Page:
The world built more skyscrapers and supertall buildings in 2014 than in any other year in history

If you live in a large city and have thought it seems like a lot of new skyscrapers are going up, you would be correct. That’s because the world is in the middle of a skyscraper surge, with 2014 seeing the construction of more tall and supertall buildings completed than in any other year.

According to the year in review report from the Council on Tall Buildings and Urban Habitat, 97 skyscrapers (those taller than 656 feet) were completed in 2014. That handily beats the previous record of 81 set back in 2011.

As the home to 74 of these new buildings, Asia is by far the continent leading the charge in this race to the top. China alone built 58 of them.

The world also built more supertall buildings (those taller than 984 feet) in 2014 than in any other year. Eleven supertalls were completed last year, the tallest among them being New York City’s One World Trade Center (aka the Freedom Tower) at 1,776 feet.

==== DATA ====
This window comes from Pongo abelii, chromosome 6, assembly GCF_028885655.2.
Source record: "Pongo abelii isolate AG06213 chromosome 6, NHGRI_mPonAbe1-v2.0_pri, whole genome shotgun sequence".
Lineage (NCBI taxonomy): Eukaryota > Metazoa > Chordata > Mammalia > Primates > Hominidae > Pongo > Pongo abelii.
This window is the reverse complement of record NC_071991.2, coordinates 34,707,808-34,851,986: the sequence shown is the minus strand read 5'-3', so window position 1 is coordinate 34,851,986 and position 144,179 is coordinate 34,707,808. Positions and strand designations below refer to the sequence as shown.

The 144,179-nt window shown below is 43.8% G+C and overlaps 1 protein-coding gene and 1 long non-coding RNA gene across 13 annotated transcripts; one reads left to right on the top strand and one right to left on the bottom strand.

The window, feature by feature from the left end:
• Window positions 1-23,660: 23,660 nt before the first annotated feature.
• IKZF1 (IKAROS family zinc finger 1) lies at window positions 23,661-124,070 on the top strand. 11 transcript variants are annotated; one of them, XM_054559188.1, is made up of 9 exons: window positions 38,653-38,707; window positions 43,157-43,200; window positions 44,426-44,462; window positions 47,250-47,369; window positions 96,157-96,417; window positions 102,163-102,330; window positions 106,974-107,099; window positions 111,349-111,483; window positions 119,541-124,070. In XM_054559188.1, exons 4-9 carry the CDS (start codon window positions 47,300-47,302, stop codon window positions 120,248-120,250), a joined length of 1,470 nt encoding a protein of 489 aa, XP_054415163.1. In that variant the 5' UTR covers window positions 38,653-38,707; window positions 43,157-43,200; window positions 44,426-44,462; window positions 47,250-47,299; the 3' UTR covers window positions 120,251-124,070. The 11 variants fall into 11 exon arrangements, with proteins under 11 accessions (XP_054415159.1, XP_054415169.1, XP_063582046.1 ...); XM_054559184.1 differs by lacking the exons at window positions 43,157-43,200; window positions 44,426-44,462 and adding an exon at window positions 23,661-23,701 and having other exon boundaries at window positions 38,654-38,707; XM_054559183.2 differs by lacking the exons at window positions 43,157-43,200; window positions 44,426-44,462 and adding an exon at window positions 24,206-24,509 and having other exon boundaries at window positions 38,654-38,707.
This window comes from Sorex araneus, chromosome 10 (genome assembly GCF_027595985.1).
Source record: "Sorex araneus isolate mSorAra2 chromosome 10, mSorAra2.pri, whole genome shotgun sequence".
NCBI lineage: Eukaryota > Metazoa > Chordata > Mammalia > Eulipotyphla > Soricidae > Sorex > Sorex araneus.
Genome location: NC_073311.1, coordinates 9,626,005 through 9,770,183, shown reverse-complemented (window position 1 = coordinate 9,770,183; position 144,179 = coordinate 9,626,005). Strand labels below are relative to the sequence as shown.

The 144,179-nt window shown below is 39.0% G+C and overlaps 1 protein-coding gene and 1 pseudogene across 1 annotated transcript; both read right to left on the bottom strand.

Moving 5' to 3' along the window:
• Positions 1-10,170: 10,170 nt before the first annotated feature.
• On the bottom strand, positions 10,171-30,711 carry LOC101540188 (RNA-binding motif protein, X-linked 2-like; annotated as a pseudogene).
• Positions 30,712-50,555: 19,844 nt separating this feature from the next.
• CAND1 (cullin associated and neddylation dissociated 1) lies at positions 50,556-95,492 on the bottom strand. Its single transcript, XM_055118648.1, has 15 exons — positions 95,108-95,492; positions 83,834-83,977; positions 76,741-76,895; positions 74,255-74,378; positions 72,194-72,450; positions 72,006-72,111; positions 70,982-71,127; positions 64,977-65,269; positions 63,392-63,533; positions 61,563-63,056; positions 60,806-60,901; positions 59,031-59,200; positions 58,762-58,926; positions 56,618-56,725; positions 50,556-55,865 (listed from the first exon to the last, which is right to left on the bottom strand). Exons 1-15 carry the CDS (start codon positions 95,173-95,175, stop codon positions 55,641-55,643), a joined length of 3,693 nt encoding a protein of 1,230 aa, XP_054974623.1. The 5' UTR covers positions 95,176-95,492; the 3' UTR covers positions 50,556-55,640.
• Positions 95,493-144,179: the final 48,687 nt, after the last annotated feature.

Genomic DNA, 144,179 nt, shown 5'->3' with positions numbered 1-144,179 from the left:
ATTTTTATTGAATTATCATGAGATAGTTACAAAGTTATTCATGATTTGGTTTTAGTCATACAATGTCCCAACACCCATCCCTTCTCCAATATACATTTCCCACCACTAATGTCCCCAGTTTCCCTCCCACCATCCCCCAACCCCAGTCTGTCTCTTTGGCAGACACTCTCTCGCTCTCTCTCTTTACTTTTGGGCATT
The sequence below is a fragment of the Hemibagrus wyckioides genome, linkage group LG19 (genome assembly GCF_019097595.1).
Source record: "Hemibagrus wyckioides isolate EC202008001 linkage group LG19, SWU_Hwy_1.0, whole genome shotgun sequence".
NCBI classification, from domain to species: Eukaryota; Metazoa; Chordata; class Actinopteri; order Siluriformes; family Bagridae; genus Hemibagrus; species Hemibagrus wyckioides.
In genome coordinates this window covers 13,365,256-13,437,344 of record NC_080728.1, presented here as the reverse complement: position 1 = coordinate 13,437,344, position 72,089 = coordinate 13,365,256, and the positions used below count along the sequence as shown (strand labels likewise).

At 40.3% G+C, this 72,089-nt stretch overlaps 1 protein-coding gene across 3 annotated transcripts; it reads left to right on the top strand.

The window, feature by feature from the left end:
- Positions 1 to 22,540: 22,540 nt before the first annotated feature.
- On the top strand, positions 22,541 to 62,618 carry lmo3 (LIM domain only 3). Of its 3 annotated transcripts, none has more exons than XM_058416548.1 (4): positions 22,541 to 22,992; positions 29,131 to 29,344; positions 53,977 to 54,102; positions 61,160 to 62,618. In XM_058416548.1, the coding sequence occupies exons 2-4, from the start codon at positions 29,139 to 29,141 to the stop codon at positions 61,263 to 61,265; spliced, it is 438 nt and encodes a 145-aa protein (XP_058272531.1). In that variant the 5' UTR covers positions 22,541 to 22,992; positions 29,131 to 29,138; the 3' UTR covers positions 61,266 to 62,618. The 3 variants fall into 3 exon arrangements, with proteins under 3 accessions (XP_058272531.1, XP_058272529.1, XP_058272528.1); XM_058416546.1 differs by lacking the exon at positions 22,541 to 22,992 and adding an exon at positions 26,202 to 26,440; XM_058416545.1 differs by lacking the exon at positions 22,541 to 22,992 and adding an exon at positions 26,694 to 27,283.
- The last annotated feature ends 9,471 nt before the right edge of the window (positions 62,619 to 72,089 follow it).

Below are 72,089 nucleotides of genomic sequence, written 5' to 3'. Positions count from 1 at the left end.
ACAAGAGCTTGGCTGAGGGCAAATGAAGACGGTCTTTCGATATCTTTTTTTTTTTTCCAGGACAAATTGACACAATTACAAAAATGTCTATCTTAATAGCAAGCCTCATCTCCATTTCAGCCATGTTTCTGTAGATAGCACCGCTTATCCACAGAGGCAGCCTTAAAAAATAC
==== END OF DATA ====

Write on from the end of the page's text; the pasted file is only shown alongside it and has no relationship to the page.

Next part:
Just to give you an idea of this surge in very tall buildings, of the 85 supertall skyscrapers that exist in the world, more than half, 46, have been built in the last four years alone.

Another impressive stat for 2014? The 97 skyscrapers completed in 2014 add up to 76,552 feet—also an annual record.

For construction in North American and Europe, the CTBUH primarily attributes the surge in skyscrapers to pent-up demand as part of a post-recessionary recovery in North America and Europe. As far as China goes, builders are trying to keep up with the more than 250 million people relocating to urban areas, necessitating the construction of skyscrapers where there had been none previously.

And the council doesn’t expect things to slow down in 2015, projecting the completion of between 105 and 130 skyscrapers, eight to 15 of which will be supertalls with one megatall, the 2,073-foot Shanghai Tower in China. China is expected to have an even bigger year in 2015 as well, on track to complete an astounding 106 skyscrapers.